after Central Airlines transferred me from GSW to MKC I was working the midnight
shift at the Quonset hut hangar on the southwest end of MKC., it bore a large
1960s Continental logo for years. We did a check on a DC3 or C47 every weekday
night. I had the great honor of working the left engine. New guys always got
the engines. It was filthy, hard work. I had to desludge the propeller dome,
clean the oil filters, boroscope the cylinders, change the spark plugs, rebush
the cowl flaps, grind out cooling fin cracks, clean the engine and accessory
section, all in six hours by myself. I was always sleepy, had no blackout curtains
or air conditioning at home. I would fall down the propeller gap in the work
stand twice a week because it was so slippery, when I would get home and sit
on the toilet Iwould leave a black, oily ring. My new bride was not impressed.
To make matters worse I had befriended a black man, the janitor, and I gave
him a ride to and from work. Because of that I was hated but I didn't care,
I had, and still have, my principles.
MKC was, and in my opinion still is, a very dangerous
airport. The runway is short, around 6990 feet, with no overruns or any chance
for error. The north end has a severe drop-off into a river, the runway slopes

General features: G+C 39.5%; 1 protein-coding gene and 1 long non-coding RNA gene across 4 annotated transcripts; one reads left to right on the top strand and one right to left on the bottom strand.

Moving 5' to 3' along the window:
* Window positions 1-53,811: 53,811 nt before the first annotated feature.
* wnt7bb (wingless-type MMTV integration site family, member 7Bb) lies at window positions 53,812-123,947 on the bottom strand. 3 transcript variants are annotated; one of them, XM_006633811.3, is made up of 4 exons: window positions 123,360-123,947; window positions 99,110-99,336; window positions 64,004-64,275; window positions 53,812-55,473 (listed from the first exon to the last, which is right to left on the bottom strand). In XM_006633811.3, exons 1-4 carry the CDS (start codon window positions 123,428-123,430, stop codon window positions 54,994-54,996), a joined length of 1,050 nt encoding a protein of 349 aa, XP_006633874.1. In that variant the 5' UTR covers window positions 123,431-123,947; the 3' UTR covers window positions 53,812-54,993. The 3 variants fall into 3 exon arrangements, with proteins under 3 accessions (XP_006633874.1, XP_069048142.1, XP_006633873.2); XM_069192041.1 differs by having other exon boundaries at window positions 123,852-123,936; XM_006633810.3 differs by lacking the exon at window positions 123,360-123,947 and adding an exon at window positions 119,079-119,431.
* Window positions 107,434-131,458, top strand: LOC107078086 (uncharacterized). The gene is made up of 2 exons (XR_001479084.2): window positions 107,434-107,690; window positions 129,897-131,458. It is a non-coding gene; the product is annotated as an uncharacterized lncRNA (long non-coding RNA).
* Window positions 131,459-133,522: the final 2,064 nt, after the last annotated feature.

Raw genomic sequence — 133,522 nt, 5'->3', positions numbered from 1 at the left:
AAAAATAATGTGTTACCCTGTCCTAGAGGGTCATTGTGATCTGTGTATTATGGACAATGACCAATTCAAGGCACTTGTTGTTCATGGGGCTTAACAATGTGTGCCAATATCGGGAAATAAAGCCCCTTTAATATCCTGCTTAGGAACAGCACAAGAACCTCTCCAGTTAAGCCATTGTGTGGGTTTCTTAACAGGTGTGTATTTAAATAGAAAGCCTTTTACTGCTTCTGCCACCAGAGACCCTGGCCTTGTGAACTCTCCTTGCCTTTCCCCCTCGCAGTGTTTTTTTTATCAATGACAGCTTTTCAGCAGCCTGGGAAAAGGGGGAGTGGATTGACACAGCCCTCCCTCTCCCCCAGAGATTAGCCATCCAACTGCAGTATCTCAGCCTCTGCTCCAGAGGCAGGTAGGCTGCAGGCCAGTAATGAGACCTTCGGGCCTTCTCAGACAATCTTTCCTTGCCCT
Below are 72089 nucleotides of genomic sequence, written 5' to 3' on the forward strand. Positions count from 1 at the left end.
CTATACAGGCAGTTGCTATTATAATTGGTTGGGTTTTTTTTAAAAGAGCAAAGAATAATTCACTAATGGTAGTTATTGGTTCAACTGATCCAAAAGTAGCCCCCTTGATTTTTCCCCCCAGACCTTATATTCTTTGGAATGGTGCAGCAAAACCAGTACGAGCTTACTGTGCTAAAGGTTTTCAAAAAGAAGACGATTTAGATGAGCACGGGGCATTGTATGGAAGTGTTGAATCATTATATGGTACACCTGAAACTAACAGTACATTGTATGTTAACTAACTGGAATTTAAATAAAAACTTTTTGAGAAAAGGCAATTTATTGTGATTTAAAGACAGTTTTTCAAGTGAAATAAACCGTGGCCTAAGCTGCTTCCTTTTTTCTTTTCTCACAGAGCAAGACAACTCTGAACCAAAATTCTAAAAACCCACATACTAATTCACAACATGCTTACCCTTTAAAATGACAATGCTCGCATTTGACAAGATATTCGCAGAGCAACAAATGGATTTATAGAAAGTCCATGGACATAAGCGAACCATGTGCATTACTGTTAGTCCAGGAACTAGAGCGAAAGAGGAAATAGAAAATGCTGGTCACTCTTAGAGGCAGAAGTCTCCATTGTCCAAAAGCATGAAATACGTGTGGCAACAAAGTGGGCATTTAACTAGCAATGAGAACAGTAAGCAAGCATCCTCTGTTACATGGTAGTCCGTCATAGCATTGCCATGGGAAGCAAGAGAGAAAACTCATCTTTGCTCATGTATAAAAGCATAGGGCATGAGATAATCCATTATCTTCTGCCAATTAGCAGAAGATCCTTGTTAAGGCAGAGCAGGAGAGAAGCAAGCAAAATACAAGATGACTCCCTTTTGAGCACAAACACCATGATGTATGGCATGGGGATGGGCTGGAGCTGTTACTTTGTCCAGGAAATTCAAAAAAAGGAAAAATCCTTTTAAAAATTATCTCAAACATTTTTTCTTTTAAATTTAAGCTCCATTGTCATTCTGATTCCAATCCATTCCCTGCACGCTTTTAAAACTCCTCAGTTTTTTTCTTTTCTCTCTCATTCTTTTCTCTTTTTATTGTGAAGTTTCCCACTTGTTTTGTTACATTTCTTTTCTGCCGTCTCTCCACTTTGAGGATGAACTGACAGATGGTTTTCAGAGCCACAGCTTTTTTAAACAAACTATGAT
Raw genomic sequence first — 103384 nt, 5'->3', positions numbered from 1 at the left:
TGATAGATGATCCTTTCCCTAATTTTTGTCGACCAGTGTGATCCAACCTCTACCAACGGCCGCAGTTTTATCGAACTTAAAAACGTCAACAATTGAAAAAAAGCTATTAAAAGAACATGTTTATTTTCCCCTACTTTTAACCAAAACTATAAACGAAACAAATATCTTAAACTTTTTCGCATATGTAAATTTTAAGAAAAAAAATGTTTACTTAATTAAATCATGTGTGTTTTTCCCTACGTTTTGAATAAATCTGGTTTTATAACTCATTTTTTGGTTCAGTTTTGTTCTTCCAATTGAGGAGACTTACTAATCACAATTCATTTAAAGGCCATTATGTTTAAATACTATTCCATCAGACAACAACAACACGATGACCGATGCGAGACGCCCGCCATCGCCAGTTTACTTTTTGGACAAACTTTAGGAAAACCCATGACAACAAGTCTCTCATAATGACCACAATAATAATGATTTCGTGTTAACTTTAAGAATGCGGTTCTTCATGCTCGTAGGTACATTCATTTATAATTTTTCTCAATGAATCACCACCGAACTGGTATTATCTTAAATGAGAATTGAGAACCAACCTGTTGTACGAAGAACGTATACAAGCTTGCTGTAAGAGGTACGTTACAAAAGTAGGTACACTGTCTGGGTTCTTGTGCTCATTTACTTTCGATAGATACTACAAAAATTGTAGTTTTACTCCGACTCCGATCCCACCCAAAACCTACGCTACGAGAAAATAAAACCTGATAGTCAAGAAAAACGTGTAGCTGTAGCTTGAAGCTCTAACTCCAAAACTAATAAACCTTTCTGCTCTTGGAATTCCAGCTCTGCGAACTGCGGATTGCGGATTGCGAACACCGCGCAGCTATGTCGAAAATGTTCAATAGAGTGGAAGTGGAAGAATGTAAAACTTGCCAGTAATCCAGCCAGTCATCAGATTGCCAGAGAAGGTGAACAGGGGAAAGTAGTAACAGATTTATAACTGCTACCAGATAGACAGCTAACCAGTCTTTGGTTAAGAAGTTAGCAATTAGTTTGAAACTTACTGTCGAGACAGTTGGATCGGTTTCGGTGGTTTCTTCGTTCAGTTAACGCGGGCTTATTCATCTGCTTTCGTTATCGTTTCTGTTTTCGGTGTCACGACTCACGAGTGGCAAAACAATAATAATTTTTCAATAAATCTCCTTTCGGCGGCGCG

to the south end where there is a flood wall about twelve feet high. When you
made an approach from the south you flew a curved approach between buildings.
I remember many a time looking up at The Kansas City Screw Company's brick facade.
Landing from the north you had to clear a high hilltop and then dive. Under
the best of conditions it sucks.
The morning of 05 July 1965 at 5:00AM CDT we were all assembled around a catering
truck on the south side of the hangar . There was a severe thunderstorm in the
area and all flights were landing ILS from the north. A TWA CV880 operating
as flight 124 from SFO to STL, SDF and beyond landed and ran its nose gear off
into the mud. The captain applied full reverse, freed the nose wheel and turned
left to the terminal. Seconds later a Continental 707-124 operating from LAX
to ORD with a stop at MKC touched down with less than 1500 feet of runway left,
there was a short burst of reverse power and all engines were shut down, rotating
beacons went dark. First it hit a secondary mound between the flood wall and
access road and bounced into the air. Engines 1,2, and 3 broke off at the wing,
the engines and pylons turning several turns in the air. The sound of impact
was like a large flat rock being dropped into soft mud, then the airplane came
down with the nose on the flood wall, the tail on the mound with a loud oil-canning
Continental Airlines Boeing 707-124 rests on the grass
shortly after the accident.
Then there was total silence. We stood in shock.
Soon, my fellow workers began grabbing first aid kits and blankets while I grabbed
my Camera. No one was killed although a woman did die ten or so days later as
a result. There was no fire. Suddenly we all felt very vulnerable. All of us
went home that morning feeling a little happier that we were alive.